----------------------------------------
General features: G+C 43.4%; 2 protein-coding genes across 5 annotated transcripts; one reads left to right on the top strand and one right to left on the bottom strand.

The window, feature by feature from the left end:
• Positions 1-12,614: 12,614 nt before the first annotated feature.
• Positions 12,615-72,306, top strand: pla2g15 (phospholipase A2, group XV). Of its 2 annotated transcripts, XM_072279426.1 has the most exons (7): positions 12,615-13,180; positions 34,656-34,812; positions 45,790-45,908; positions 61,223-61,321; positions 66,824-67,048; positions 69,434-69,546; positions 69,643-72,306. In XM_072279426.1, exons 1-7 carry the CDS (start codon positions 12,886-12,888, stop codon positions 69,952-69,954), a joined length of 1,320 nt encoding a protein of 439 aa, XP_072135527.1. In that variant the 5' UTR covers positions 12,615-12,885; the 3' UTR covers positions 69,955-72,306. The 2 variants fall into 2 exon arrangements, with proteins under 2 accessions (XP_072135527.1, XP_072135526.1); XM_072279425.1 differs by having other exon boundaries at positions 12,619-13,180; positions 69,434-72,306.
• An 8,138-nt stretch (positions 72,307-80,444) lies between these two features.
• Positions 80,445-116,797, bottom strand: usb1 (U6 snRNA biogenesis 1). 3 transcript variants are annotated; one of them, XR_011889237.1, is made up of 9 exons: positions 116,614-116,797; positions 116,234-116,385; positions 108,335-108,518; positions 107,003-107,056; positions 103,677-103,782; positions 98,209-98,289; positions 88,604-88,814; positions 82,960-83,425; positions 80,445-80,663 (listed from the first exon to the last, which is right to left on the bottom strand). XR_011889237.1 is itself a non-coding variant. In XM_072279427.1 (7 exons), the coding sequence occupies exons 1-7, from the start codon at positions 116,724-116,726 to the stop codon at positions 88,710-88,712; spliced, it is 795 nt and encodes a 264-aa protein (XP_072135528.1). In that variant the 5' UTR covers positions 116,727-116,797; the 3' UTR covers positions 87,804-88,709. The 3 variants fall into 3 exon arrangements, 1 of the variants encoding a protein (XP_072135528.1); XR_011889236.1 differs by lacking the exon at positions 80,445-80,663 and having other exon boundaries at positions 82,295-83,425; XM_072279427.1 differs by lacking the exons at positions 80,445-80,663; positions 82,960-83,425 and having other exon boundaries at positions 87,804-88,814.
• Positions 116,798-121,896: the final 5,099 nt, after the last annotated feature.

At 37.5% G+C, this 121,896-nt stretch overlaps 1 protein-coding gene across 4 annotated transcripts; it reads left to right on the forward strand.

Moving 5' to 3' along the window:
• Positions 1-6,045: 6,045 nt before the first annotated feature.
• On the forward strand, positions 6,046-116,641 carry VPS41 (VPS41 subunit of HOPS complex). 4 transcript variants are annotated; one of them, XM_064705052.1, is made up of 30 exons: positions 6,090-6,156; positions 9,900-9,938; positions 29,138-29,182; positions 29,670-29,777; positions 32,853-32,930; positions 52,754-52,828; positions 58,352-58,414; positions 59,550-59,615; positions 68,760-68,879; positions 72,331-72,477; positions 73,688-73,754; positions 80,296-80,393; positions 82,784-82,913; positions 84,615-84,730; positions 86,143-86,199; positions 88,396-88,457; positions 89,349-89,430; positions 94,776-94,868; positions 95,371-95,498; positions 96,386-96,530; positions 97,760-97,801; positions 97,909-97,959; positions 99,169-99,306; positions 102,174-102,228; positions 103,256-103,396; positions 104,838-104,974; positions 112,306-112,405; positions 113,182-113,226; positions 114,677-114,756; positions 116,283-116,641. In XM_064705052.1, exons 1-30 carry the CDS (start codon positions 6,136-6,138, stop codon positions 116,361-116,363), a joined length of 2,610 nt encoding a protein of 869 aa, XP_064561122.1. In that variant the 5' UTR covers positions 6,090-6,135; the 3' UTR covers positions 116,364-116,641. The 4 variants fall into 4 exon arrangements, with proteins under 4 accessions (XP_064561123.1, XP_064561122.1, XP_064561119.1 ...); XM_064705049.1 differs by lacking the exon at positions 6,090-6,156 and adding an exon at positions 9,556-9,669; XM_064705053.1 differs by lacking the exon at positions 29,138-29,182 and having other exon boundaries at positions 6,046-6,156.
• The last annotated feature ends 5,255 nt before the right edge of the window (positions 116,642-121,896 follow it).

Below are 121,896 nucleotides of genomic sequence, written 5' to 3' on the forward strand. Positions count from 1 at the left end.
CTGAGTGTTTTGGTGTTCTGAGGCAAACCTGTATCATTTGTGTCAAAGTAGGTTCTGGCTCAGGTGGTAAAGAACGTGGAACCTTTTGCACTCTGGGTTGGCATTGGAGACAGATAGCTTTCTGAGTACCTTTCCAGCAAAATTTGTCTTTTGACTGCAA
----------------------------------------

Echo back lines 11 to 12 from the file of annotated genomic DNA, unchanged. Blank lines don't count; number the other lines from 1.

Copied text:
• On the forward strand, positions 6,046-116,641 carry VPS41 (VPS41 subunit of HOPS complex). 4 transcript variants are annotated; one of them, XM_064705052.1, is made up of 30 exons: positions 6,090-6,156; positions 9,900-9,938; positions 29,138-29,182; positions 29,670-29,777; positions 32,853-32,930; positions 52,754-52,828; positions 58,352-58,414; positions 59,550-59,615; positions 68,760-68,879; positions 72,331-72,477; positions 73,688-73,754; positions 80,296-80,393; positions 82,784-82,913; positions 84,615-84,730; positions 86,143-86,199; positions 88,396-88,457; positions 89,349-89,430; positions 94,776-94,868; positions 95,371-95,498; positions 96,386-96,530; positions 97,760-97,801; positions 97,909-97,959; positions 99,169-99,306; positions 102,174-102,228; positions 103,256-103,396; positions 104,838-104,974; positions 112,306-112,405; positions 113,182-113,226; positions 114,677-114,756; positions 116,283-116,641. In XM_064705052.1, exons 1-30 carry the CDS (start codon positions 6,136-6,138, stop codon positions 116,361-116,363), a joined length of 2,610 nt encoding a protein of 869 aa, XP_064561122.1. In that variant the 5' UTR covers positions 6,090-6,135; the 3' UTR covers positions 116,364-116,641. The 4 variants fall into 4 exon arrangements, with proteins under 4 accessions (XP_064561123.1, XP_064561122.1, XP_064561119.1 ...); XM_064705049.1 differs by lacking the exon at positions 6,090-6,156 and adding an exon at positions 9,556-9,669; XM_064705053.1 differs by lacking the exon at positions 29,138-29,182 and having other exon boundaries at positions 6,046-6,156.
• The last annotated feature ends 5,255 nt before the right edge of the window (positions 116,642-121,896 follow it).